There's a billion-dollar industry promising to guide the masses to purpose.
Best-selling books adorn polished store shelves waiting to be read by those starved for answers. Sold-out conferences and seminars convince us to look to their hosts for guidance. Podcasts crash through the glut with episode after episode of anecdotes, interviews, and advice. Everyone's got 'the key' to ultimate success - whatever that may mean today - and we pay them our hard-earned money and our time when many of us haven't spent time examining the course of our lives for the glimpses of destiny we so desperately seek.
The course of Rukayatu Tijani's life made her destiny clear early on. Her path to studying law was set at five years old, when she learned of African-American giants of justice like Thurgood Marshall and Charles Hamilton Houston. Their carefully crafted and executed litigation strategies dismantled structural racism in education and formed the foundation of American integration as we know it today. This narrative intrigued Rukayatu, or "Ruky," as many lovingly call her, and motivated her to forge a path similar to those legal champions whose pictures now grace her office walls.
A Clear, Unpaved Path
Kayla Schmah Photography
Creating a career in which she could catalyze equity, inclusion, and the reclamation of dignity was exactly what she wanted to do. But there was no blueprint for a first-generation Nigerian-American girl from the projects of Brooklyn, New York.
So the path to her Juris Doctor would be hers to cut, step-by-step.
"Looking back I'm really grateful that God kept that vision consistent, notwithstanding the context in which I grew up," she says reflectively during our call. "There's a complexity to my upbringing that I've recently brought to light; my 'hood,' where there were crack vials in the staircase and urine in the elevators, formed the foundation, in a sense, of my grit, drive, and tenacity. But it also brought forth feelings of immense pain, torment, and trauma. I never really saw attorneys growing up, so the fact that I can [now] be an advocate, and use my Brooklyn beginnings to inform the work I do, is amazingly powerful, especially as I navigate the Silicon Valley."
"My 'hood,' where there were crack vials in the staircase and urine in the elevators, formed the foundation, in a sense, of my grit, drive, and tenacity."
Ironically, Ruky has had to do a lot of climbing in her 30 years of life to reach the Silicon Valley. Some upward paths found her pushing past fear of failure and survivor's guilt. But through it all, she found her footing, showing up as her authentic self - heels high, locs set, and her signature bright smile, stretching from ear to ear. She learned to navigate life confidently and define for herself what it meant to be a first-generation attorney.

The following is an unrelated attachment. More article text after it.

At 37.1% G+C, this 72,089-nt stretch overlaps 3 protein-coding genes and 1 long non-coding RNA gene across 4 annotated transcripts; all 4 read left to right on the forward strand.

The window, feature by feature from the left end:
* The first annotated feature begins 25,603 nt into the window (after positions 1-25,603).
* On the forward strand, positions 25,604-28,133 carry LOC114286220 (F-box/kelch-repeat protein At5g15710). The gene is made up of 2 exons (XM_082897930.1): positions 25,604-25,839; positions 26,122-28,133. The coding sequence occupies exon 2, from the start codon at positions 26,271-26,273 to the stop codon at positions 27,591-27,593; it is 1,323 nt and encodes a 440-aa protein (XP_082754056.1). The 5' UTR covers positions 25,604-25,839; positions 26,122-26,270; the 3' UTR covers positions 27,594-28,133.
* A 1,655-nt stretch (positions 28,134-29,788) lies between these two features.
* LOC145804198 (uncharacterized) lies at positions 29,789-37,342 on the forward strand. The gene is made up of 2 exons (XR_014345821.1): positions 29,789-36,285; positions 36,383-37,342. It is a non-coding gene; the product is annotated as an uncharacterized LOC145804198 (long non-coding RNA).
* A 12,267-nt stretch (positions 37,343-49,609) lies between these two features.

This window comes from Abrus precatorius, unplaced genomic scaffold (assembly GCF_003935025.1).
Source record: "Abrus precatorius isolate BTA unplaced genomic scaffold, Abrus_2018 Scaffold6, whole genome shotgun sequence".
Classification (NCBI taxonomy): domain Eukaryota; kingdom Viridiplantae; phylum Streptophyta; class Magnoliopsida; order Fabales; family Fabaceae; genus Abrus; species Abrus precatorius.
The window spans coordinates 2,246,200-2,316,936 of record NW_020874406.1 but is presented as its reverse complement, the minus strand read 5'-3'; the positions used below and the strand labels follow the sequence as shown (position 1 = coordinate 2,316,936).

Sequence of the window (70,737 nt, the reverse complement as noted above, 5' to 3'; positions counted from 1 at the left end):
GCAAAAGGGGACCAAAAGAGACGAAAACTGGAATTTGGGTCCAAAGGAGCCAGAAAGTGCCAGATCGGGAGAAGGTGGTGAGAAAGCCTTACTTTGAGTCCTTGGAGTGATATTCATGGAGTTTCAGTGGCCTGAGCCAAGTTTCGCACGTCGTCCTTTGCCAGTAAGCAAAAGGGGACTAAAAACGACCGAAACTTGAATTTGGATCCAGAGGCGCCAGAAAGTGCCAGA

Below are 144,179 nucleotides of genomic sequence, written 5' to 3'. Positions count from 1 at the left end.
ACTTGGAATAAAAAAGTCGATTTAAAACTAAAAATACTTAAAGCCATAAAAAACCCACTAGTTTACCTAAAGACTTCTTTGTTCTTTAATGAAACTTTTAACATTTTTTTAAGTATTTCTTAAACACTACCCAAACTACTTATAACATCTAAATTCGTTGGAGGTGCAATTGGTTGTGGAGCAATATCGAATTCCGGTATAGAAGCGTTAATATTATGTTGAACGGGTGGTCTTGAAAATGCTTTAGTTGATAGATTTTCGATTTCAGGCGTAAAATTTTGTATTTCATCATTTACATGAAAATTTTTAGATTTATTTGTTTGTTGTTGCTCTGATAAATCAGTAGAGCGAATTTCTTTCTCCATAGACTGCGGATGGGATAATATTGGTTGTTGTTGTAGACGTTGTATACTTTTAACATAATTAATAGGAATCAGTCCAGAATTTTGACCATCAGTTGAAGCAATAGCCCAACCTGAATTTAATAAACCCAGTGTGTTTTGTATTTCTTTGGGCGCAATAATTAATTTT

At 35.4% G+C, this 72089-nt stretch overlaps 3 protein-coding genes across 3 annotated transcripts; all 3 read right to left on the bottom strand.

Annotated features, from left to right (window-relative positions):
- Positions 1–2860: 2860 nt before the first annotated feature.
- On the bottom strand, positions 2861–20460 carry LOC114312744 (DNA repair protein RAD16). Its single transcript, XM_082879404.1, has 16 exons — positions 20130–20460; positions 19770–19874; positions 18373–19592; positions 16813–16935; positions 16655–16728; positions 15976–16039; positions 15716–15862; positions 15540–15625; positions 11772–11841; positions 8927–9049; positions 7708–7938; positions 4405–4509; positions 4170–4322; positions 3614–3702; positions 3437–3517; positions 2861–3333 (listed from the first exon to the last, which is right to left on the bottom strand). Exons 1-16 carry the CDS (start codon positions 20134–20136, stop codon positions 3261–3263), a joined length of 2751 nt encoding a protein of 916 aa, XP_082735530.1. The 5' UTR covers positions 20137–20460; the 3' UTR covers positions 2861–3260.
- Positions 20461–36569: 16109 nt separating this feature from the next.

Though her childhood wasn't easy, it isn't a past she wants to bury. Living in the inner city presented hurdles. With no close examples for who she wanted to become, Ruky found guidance and encouragement in sage mentors, her education, and sometimes, her own life. "I consistently say that I grew up in the projects because I'm proud of it. It taught me determination and resourcefulness."
Leaping Over The Bar
Kayla Schmah Photography
From the outside, it would seem that the path to becoming an attorney is fairly straightforward: study law, pass the bar, and land a job at a good law firm.
But this narrative is deceptive. A closer look at the details lays bare the specific ways in which many aspiring lawyers can fall through the cracks. And those details proved challenging for Ruky, as well as many first generation professionals learning to navigate professional spaces; spaces their peers were groomed to navigate from childhood.
"[The hardest part was] not knowing what I didn't know about the application process, including what I needed to do in high school and college and beyond. Just like there's a pipeline for prison, there's a pipeline for law school. From a young age, it's assumed that you're either going to be successful in this space or you're not; so if you don't 'fit' the success metrics, it can be hard to break into the field later on."
"Just like there's a pipeline for prison, there's a pipeline for law school. From a young age, it's assumed that you're either going to be successful in this space or you're not."
She benefited from the counsel of mentors and sponsors and participated in programs like CLEO, LSAC, TRIALS - all of which armed her with information she wouldn't have necessarily been privy to. "They encouraged me to take this journey step-by-step and I got comfortable asking questions. I had a village to help guide me along the way."
From a deep-seated desire to pay it forward, Ruky founded the First Generation Purpose Project, which helps first generation professionals create actionable steps in their workplace, career, and life by utilizing the tenacity and grit they already possess. The idea for FGPP came, Tijani says, from her own road to career success and the lurking feeling of wanting to give up.